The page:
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_\t<a href="http://channels.netscape.com/ns/news/story.jsp?floc=FF-APO-rontz&idq=/ff/story/0002%2F20030204%2F145452642.htm&sc=rontz&photoid=20030123BEJ103" target="_blank">http://channels.netscape.com/ns/news...20030123BEJ103</a><br><br><br><br>
By Randy Fabi<br><br><br><br>
WASHINGTON (Reuters) - About 60 percent of the largest U.S. meat plants failed to meet federal food safety regulations for preventing the E. coli bacteria in their products, the U.S. Agriculture Department said on Tuesday.<br><br><br><br>
With proposed record level funding for its food safety programs in fiscal 2004, USDA said it would begin imposing the "next generation of enforcement" on the U.S. meat industry as part of its "war against E. coli."<br><br><br><br>
"We are doing everything possible to prevent outbreaks of E. coli in the summer, certainly to prevent these large recalls that we've had," USDA Undersecretary Elsa Murano told reporters.<br><br><br><br>
In September, the department ordered all U.S. beef slaughter and grinding plants to reexamine their food safety systems after inspectors discovered E. coli was more prevalent in meat than previously thought.<br><br><br><br>
A preliminary review of these reassessments found 60 percent of 35 large meat plants not meeting federal food safety regulations.<br><br><br><br>
"They were scientific and design issues and not direct food safety issues," said Garry McKee, administrator for USDA's Food Safety and Inspection Service. USDA said many plants could not verify that their food safety systems were adequate.<br><br><br><br>
E. coli O157:H7, typically acquired through contaminated food or water, causes bloody diarrhea, vomiting and cramps. In some cases, usually involving elderly or young children, it can lead to kidney failure and death.<br><br><br><br>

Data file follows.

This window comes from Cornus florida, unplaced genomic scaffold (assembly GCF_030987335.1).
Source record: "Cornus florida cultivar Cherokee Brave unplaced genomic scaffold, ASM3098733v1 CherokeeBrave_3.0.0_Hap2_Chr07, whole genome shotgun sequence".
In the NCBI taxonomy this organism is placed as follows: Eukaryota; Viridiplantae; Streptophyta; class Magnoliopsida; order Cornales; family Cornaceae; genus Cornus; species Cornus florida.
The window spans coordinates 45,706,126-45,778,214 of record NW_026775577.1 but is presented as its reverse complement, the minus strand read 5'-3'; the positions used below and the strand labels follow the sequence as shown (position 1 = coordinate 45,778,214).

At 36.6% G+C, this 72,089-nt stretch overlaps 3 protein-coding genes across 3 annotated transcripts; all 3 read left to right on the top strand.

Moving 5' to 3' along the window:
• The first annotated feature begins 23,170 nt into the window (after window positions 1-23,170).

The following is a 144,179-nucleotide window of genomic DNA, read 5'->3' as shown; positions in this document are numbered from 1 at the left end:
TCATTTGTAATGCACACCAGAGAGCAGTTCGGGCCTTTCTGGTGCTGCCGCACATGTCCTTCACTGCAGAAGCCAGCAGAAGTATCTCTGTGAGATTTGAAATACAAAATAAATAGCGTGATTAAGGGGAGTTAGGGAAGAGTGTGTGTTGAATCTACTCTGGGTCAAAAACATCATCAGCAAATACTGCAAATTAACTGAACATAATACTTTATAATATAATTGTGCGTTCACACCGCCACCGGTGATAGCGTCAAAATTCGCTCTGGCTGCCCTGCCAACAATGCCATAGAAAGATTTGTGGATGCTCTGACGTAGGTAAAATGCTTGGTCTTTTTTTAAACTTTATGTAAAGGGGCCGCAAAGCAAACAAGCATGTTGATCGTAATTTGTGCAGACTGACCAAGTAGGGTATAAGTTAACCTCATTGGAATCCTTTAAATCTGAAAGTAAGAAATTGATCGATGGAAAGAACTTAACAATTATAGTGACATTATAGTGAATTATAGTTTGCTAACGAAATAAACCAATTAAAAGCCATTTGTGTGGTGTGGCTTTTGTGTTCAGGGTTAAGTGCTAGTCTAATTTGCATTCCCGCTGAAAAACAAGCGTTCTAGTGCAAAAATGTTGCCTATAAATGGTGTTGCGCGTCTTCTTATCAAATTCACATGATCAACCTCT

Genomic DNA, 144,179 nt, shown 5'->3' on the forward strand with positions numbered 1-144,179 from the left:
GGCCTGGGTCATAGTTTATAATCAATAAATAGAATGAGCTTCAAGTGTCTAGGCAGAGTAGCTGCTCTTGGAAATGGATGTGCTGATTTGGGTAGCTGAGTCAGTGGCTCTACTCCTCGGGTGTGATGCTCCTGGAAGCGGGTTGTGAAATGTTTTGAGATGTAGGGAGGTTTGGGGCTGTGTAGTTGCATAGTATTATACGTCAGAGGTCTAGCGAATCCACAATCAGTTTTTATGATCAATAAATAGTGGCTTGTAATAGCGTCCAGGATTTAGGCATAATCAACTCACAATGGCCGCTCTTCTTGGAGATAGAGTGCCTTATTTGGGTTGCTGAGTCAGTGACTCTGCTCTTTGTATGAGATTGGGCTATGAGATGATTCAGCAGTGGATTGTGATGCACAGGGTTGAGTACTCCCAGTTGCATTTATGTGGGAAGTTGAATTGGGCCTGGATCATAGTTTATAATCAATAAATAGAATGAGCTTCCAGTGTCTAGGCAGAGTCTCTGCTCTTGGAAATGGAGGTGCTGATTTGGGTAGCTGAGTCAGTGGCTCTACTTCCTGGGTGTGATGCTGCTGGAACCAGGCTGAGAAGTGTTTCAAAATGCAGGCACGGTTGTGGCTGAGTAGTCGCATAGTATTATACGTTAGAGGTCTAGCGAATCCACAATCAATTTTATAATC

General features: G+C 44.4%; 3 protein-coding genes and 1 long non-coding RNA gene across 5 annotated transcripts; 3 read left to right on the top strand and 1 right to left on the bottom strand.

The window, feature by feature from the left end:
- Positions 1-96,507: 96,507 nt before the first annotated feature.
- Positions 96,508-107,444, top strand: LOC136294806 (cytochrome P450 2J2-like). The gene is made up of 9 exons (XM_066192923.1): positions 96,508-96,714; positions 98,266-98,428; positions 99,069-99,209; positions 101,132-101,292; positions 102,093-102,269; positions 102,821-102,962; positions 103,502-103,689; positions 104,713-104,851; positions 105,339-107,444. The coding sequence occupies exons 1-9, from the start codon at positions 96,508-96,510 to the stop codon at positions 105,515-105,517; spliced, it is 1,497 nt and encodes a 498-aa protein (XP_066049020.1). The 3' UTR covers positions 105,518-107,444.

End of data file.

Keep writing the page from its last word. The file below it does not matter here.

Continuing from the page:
PLANTS GIVEN 30-DAY NOTICE<br><br><br><br>
McKee said the department has notified the plants to fix the problem within 30 days. Meat companies are also being told add at least one safeguard in their food safety systems that will reduce the risk of E. coli.<br><br><br><br>
The strain of bacteria causes an estimated 73,000 infections and 61 deaths in the United States each year, according to government data. It is destroyed when meat is cooked to at least 160 degrees Fahrenheit.<br><br><br><br>
Caroline Smith DeWaal, food safety director for the Center for Science in the Public Interest, said USDA's findings proved that companies were not effectively implementing mandated food safety programs.<br><br><br><br>
The White House on Monday proposed an $899 million budget for food safety, hoping to repair its image after a series of massive meat recalls last year. The recalls, which caused more than 100 illnesses and a handful of deaths, involved such large meat producers as Smithfield Foods Inc., ConAgra Foods Inc., Pilgrim's Pride Corp. and privately held Cargill.<br><br><br><br>
The proposal includes funding to increase the number of meat inspectors to 7,680 and double the number of E. coli tests at ground beef plants.<br><br><br><br>
USDA said about $18 million would be used to establish the Office of Food Security and Emergency Preparedness. It will coordinate with the Homeland Security Department and other federal agencies to prevent deliberate attacks against the U.S. food supply.<br><br><br><br>
The Bush administration's budget proposal now goes to Congress. Fiscal 2004 begins on Oct. 1, 2003.